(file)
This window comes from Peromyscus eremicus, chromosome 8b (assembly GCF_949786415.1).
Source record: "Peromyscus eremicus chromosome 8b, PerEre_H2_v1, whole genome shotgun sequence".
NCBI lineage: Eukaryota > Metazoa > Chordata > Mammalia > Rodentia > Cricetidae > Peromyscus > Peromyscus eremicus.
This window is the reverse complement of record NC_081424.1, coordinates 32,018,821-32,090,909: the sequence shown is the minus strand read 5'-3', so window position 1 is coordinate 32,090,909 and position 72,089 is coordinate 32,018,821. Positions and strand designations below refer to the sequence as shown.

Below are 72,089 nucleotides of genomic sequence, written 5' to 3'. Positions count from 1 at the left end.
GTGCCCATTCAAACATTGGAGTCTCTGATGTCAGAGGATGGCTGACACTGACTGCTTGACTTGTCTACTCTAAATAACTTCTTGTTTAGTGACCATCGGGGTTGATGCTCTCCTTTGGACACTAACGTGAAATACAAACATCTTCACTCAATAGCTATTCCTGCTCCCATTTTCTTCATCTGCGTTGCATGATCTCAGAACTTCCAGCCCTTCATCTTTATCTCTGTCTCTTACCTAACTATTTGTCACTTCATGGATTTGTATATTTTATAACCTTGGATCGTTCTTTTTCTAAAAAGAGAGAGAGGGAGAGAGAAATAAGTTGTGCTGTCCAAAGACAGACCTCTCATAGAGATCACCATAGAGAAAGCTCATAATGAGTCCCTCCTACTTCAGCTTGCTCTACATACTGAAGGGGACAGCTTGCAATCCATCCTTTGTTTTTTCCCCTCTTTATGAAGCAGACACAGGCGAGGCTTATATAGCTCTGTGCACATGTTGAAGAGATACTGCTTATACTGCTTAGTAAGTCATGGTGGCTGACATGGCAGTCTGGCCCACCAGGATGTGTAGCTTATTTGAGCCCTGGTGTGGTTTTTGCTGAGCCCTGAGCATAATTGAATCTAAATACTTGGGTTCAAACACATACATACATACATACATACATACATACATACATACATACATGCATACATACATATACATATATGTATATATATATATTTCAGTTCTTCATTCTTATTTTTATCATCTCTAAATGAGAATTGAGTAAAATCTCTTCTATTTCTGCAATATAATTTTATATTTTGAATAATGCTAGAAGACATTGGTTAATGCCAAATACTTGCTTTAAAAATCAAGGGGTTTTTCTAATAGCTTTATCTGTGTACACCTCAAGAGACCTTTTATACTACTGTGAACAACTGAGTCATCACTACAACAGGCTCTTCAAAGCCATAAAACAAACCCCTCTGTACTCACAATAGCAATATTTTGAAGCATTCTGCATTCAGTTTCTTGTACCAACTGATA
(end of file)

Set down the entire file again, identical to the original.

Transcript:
This window comes from Peromyscus eremicus, chromosome 8b (assembly GCF_949786415.1).
Source record: "Peromyscus eremicus chromosome 8b, PerEre_H2_v1, whole genome shotgun sequence".
NCBI lineage: Eukaryota > Metazoa > Chordata > Mammalia > Rodentia > Cricetidae > Peromyscus > Peromyscus eremicus.
This window is the reverse complement of record NC_081424.1, coordinates 32,018,821-32,090,909: the sequence shown is the minus strand read 5'-3', so window position 1 is coordinate 32,090,909 and position 72,089 is coordinate 32,018,821. Positions and strand designations below refer to the sequence as shown.

Below are 72,089 nucleotides of genomic sequence, written 5' to 3'. Positions count from 1 at the left end.
GTGCCCATTCAAACATTGGAGTCTCTGATGTCAGAGGATGGCTGACACTGACTGCTTGACTTGTCTACTCTAAATAACTTCTTGTTTAGTGACCATCGGGGTTGATGCTCTCCTTTGGACACTAACGTGAAATACAAACATCTTCACTCAATAGCTATTCCTGCTCCCATTTTCTTCATCTGCGTTGCATGATCTCAGAACTTCCAGCCCTTCATCTTTATCTCTGTCTCTTACCTAACTATTTGTCACTTCATGGATTTGTATATTTTATAACCTTGGATCGTTCTTTTTCTAAAAAGAGAGAGAGGGAGAGAGAAATAAGTTGTGCTGTCCAAAGACAGACCTCTCATAGAGATCACCATAGAGAAAGCTCATAATGAGTCCCTCCTACTTCAGCTTGCTCTACATACTGAAGGGGACAGCTTGCAATCCATCCTTTGTTTTTTCCCCTCTTTATGAAGCAGACACAGGCGAGGCTTATATAGCTCTGTGCACATGTTGAAGAGATACTGCTTATACTGCTTAGTAAGTCATGGTGGCTGACATGGCAGTCTGGCCCACCAGGATGTGTAGCTTATTTGAGCCCTGGTGTGGTTTTTGCTGAGCCCTGAGCATAATTGAATCTAAATACTTGGGTTCAAACACATACATACATACATACATACATACATACATACATACATACATGCATACATACATATACATATATGTATATATATATATTTCAGTTCTTCATTCTTATTTTTATCATCTCTAAATGAGAATTGAGTAAAATCTCTTCTATTTCTGCAATATAATTTTATATTTTGAATAATGCTAGAAGACATTGGTTAATGCCAAATACTTGCTTTAAAAATCAAGGGGTTTTTCTAATAGCTTTATCTGTGTACACCTCAAGAGACCTTTTATACTACTGTGAACAACTGAGTCATCACTACAACAGGCTCTTCAAAGCCATAAAACAAACCCCTCTGTACTCACAATAGCAATATTTTGAAGCATTCTGCATTCAGTTTCTTGTACCAACTGATA